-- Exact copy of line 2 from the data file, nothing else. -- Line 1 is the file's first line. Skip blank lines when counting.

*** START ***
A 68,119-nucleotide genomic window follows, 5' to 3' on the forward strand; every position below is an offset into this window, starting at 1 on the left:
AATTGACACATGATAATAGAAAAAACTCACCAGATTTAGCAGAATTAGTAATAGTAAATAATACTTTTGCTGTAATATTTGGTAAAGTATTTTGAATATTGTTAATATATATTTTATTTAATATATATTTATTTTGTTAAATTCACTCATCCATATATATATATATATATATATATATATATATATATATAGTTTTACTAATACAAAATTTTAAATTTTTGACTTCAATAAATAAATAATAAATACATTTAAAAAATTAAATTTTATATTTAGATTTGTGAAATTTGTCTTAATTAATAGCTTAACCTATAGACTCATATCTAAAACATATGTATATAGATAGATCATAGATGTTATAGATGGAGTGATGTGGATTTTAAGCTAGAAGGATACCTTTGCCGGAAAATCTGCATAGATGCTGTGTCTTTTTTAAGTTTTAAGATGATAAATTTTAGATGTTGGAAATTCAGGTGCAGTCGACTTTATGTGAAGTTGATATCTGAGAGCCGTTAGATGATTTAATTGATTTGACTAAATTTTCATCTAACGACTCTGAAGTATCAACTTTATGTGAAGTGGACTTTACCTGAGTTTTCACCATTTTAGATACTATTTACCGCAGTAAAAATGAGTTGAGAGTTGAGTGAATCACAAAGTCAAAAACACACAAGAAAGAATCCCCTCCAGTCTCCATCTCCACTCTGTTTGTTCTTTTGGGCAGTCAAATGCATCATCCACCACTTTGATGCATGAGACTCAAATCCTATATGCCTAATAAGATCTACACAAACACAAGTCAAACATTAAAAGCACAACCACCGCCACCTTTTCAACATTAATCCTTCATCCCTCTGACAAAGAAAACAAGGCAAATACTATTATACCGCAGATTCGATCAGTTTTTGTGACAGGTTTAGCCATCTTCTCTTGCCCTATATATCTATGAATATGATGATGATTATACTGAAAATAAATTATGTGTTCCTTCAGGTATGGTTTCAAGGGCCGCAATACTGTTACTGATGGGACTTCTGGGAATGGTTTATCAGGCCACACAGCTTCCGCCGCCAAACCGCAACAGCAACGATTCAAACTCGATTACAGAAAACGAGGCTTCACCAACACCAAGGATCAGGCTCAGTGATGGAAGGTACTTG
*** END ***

AATTGACACATGATAATAGAAAAAACTCACCAGATTTAGCAGAATTAGTAATAGTAAATAATACTTTTGCTGTAATATTTGGTAAAGTATTTTGAATATTGTTAATATATATTTTATTTAATATATATTTATTTTGTTAAATTCACTCATCCATATATATATATATATATATATATATATATATATATATAGTTTTACTAATACAAAATTTTAAATTTTTGACTTCAATAAATAAATAATAAATACATTTAAAAAATTAAATTTTATATTTAGATTTGTGAAATTTGTCTTAATTAATAGCTTAACCTATAGACTCATATCTAAAACATATGTATATAGATAGATCATAGATGTTATAGATGGAGTGATGTGGATTTTAAGCTAGAAGGATACCTTTGCCGGAAAATCTGCATAGATGCTGTGTCTTTTTTAAGTTTTAAGATGATAAATTTTAGATGTTGGAAATTCAGGTGCAGTCGACTTTATGTGAAGTTGATATCTGAGAGCCGTTAGATGATTTAATTGATTTGACTAAATTTTCATCTAACGACTCTGAAGTATCAACTTTATGTGAAGTGGACTTTACCTGAGTTTTCACCATTTTAGATACTATTTACCGCAGTAAAAATGAGTTGAGAGTTGAGTGAATCACAAAGTCAAAAACACACAAGAAAGAATCCCCTCCAGTCTCCATCTCCACTCTGTTTGTTCTTTTGGGCAGTCAAATGCATCATCCACCACTTTGATGCATGAGACTCAAATCCTATATGCCTAATAAGATCTACACAAACACAAGTCAAACATTAAAAGCACAACCACCGCCACCTTTTCAACATTAATCCTTCATCCCTCTGACAAAGAAAACAAGGCAAATACTATTATACCGCAGATTCGATCAGTTTTTGTGACAGGTTTAGCCATCTTCTCTTGCCCTATATATCTATGAATATGATGATGATTATACTGAAAATAAATTATGTGTTCCTTCAGGTATGGTTTCAAGGGCCGCAATACTGTTACTGATGGGACTTCTGGGAATGGTTTATCAGGCCACACAGCTTCCGCCGCCAAACCGCAACAGCAACGATTCAAACTCGATTACAGAAAACGAGGCTTCACCAACACCAAGGATCAGGCTCAGTGATGGAAGGTACTTG